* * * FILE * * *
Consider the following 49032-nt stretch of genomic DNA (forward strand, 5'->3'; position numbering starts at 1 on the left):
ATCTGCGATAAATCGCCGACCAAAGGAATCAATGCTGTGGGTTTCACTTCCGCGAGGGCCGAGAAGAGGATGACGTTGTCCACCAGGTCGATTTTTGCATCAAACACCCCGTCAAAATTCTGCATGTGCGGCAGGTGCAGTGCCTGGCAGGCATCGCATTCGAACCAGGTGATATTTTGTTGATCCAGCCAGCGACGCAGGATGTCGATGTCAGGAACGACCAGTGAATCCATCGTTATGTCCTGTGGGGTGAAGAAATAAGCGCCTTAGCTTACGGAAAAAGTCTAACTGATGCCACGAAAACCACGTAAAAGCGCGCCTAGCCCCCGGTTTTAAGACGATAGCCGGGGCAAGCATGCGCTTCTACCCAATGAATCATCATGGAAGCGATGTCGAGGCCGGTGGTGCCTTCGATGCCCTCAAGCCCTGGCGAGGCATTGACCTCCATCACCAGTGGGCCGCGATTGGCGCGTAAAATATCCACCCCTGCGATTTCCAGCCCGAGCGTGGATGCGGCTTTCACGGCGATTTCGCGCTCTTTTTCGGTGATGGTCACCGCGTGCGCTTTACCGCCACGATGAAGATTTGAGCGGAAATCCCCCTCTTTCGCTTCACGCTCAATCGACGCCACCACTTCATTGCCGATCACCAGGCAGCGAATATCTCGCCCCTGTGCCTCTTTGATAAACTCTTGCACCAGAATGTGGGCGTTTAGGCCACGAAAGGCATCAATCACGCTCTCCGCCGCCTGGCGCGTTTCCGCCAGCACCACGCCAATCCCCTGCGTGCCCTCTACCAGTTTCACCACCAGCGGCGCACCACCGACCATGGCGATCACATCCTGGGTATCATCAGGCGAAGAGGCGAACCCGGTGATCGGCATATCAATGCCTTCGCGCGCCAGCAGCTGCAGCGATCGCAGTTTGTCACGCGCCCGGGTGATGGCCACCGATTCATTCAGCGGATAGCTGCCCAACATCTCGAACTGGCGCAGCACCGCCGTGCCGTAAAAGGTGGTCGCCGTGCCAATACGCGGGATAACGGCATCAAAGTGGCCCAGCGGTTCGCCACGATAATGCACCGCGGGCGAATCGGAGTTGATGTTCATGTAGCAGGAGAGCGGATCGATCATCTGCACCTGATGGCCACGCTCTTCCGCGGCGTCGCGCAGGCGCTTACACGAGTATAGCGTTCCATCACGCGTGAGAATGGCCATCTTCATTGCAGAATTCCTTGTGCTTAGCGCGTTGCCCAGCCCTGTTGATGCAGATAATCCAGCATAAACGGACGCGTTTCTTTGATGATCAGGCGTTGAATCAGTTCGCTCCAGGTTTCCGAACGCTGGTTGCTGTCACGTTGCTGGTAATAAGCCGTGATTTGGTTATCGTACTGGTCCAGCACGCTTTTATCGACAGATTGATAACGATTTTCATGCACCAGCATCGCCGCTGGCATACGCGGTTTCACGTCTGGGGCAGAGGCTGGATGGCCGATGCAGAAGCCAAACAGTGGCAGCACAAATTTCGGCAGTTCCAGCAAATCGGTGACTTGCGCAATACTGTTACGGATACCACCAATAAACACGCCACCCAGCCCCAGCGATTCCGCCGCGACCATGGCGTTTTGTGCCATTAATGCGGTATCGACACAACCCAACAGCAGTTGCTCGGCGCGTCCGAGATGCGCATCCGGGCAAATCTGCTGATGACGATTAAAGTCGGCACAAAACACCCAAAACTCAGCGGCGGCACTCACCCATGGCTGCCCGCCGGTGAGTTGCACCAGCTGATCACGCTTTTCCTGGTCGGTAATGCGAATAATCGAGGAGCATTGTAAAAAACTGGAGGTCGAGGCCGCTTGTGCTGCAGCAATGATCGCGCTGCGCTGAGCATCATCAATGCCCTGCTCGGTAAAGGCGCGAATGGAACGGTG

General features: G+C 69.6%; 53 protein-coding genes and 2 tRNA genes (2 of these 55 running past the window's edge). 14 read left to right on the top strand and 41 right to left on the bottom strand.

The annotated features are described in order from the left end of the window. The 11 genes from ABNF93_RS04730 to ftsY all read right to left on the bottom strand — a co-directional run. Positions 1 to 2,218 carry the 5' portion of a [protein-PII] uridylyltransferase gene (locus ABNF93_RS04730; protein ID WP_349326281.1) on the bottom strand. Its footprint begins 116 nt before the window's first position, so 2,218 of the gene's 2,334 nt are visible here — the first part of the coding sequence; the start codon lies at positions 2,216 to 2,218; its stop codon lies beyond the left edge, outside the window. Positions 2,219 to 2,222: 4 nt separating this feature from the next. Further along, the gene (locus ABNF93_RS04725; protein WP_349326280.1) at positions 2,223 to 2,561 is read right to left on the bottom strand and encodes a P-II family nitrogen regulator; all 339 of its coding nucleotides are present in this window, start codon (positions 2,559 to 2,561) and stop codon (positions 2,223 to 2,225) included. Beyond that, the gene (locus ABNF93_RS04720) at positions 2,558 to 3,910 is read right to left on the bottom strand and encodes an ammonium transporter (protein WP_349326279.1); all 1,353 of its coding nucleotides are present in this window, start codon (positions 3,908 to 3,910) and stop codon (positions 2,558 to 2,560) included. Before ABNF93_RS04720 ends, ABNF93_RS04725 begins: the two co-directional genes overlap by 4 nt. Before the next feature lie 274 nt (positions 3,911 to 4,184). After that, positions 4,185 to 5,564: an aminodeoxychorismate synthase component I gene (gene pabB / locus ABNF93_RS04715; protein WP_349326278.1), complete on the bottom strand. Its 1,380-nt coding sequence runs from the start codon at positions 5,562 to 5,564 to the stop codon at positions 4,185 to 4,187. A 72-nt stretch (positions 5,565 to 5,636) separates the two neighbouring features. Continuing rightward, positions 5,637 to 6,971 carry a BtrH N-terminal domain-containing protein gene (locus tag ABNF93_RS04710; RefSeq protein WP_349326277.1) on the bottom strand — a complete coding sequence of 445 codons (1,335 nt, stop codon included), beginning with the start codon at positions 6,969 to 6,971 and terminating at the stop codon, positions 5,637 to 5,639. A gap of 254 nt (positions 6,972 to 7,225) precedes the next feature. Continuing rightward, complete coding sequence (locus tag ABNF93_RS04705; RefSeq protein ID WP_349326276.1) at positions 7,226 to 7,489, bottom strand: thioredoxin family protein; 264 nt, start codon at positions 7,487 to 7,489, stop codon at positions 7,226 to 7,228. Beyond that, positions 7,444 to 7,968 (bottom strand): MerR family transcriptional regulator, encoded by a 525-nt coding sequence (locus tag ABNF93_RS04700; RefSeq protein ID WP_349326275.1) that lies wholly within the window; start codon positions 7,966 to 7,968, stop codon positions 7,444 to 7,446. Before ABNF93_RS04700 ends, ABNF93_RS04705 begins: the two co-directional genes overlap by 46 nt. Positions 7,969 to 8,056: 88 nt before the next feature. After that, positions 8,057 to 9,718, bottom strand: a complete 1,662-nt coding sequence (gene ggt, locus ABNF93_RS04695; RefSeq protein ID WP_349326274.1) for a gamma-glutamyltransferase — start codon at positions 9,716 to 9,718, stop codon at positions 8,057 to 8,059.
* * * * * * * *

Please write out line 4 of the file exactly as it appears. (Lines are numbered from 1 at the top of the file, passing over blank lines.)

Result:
The annotated features are described in order from the left end of the window. The 11 genes from ABNF93_RS04730 to ftsY all read right to left on the bottom strand — a co-directional run. Positions 1 to 2,218 carry the 5' portion of a [protein-PII] uridylyltransferase gene (locus ABNF93_RS04730; protein ID WP_349326281.1) on the bottom strand. Its footprint begins 116 nt before the window's first position, so 2,218 of the gene's 2,334 nt are visible here — the first part of the coding sequence; the start codon lies at positions 2,216 to 2,218; its stop codon lies beyond the left edge, outside the window. Positions 2,219 to 2,222: 4 nt separating this feature from the next. Further along, the gene (locus ABNF93_RS04725; protein WP_349326280.1) at positions 2,223 to 2,561 is read right to left on the bottom strand and encodes a P-II family nitrogen regulator; all 339 of its coding nucleotides are present in this window, start codon (positions 2,559 to 2,561) and stop codon (positions 2,223 to 2,225) included. Beyond that, the gene (locus ABNF93_RS04720) at positions 2,558 to 3,910 is read right to left on the bottom strand and encodes an ammonium transporter (protein WP_349326279.1); all 1,353 of its coding nucleotides are present in this window, start codon (positions 3,908 to 3,910) and stop codon (positions 2,558 to 2,560) included. Before ABNF93_RS04720 ends, ABNF93_RS04725 begins: the two co-directional genes overlap by 4 nt. Before the next feature lie 274 nt (positions 3,911 to 4,184). After that, positions 4,185 to 5,564: an aminodeoxychorismate synthase component I gene (gene pabB / locus ABNF93_RS04715; protein WP_349326278.1), complete on the bottom strand. Its 1,380-nt coding sequence runs from the start codon at positions 5,562 to 5,564 to the stop codon at positions 4,185 to 4,187. A 72-nt stretch (positions 5,565 to 5,636) separates the two neighbouring features. Continuing rightward, positions 5,637 to 6,971 carry a BtrH N-terminal domain-containing protein gene (locus tag ABNF93_RS04710; RefSeq protein WP_349326277.1) on the bottom strand — a complete coding sequence of 445 codons (1,335 nt, stop codon included), beginning with the start codon at positions 6,969 to 6,971 and terminating at the stop codon, positions 5,637 to 5,639. A gap of 254 nt (positions 6,972 to 7,225) precedes the next feature. Continuing rightward, complete coding sequence (locus tag ABNF93_RS04705; RefSeq protein ID WP_349326276.1) at positions 7,226 to 7,489, bottom strand: thioredoxin family protein; 264 nt, start codon at positions 7,487 to 7,489, stop codon at positions 7,226 to 7,228. Beyond that, positions 7,444 to 7,968 (bottom strand): MerR family transcriptional regulator, encoded by a 525-nt coding sequence (locus tag ABNF93_RS04700; RefSeq protein ID WP_349326275.1) that lies wholly within the window; start codon positions 7,966 to 7,968, stop codon positions 7,444 to 7,446. Before ABNF93_RS04700 ends, ABNF93_RS04705 begins: the two co-directional genes overlap by 46 nt. Positions 7,969 to 8,056: 88 nt before the next feature. After that, positions 8,057 to 9,718, bottom strand: a complete 1,662-nt coding sequence (gene ggt, locus ABNF93_RS04695; RefSeq protein ID WP_349326274.1) for a gamma-glutamyltransferase — start codon at positions 9,716 to 9,718, stop codon at positions 8,057 to 8,059.